|Located on Kent Road,
Stow Cemetery was officially established in 1859. However, the first
marked burial dates back to 1809. Stow Cemetery is still in use today,
but many neat elements make it worth posting here. It contains the
graves of many veterans of the Revolutionary War and the War of 1812.
Many of the original settlers of the Stow/Cuyahoga Falls/Hudson area are
also buried here. The cemetery is also notable for some unique, iron
grave markers. Oh, and it is rumored to be haunted.
|The oldest section of
the cemetery is located at the front, which also happens to be
the most foreboding part of the cemetery. Many graves here are settled
deep underneath the shadowy old trees, taking on a particularly eerie look.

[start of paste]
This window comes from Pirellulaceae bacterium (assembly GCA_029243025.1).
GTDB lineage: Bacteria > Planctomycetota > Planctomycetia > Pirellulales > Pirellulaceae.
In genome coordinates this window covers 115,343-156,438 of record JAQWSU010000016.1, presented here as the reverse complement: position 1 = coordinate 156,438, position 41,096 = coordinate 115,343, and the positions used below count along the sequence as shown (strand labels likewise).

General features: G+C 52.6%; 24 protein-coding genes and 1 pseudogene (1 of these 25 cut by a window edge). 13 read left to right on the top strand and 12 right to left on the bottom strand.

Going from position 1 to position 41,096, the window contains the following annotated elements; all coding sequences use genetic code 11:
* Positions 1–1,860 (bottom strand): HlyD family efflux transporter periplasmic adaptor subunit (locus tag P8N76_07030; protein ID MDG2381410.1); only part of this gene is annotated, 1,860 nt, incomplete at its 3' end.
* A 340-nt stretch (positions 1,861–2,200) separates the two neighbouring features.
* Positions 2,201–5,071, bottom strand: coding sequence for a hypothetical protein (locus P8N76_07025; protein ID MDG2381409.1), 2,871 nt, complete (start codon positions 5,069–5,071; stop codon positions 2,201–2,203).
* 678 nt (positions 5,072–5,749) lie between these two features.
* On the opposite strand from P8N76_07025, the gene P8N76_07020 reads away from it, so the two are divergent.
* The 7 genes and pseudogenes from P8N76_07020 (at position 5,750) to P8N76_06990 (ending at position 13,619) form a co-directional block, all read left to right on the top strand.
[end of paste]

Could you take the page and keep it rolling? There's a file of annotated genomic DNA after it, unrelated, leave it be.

Wilcox and his family. Isaac Wilcox was one of the first
settlers of Stow, who built a dam over the Cuyahoga River and ran a
saw mill until his death in 1847. Despite the age of these
markers, traces of "drapery" carvings can still be seen at the top
of each marker.
Left, the gravestones of Serah (Right, born 1766, deceased
1817) and Caroline Beckley.
the left, a close-up of Serah Beckley's original, sunken
marker. A Masonic carving--including an "eye in
the pyramid"--is still visible at the top of the stone.
Below, truly sobering
sight--a section of the cemetery marked "Baby Land."
An iron grave
marker. Here, this beautifully preserved
marker belongs to the Wetmore family. William
Wetmore was the original settler of Stow, who
purchased the land as part of the Connecticut
reserve (i.e. Western Reserve) that was set aside by
the new U.S. government for Connecticut residents
who were displaced after the Revolutionary war.
William Wetmore died in 1827.
We stumbled upon
this small cluster of illegible stones under (and inside)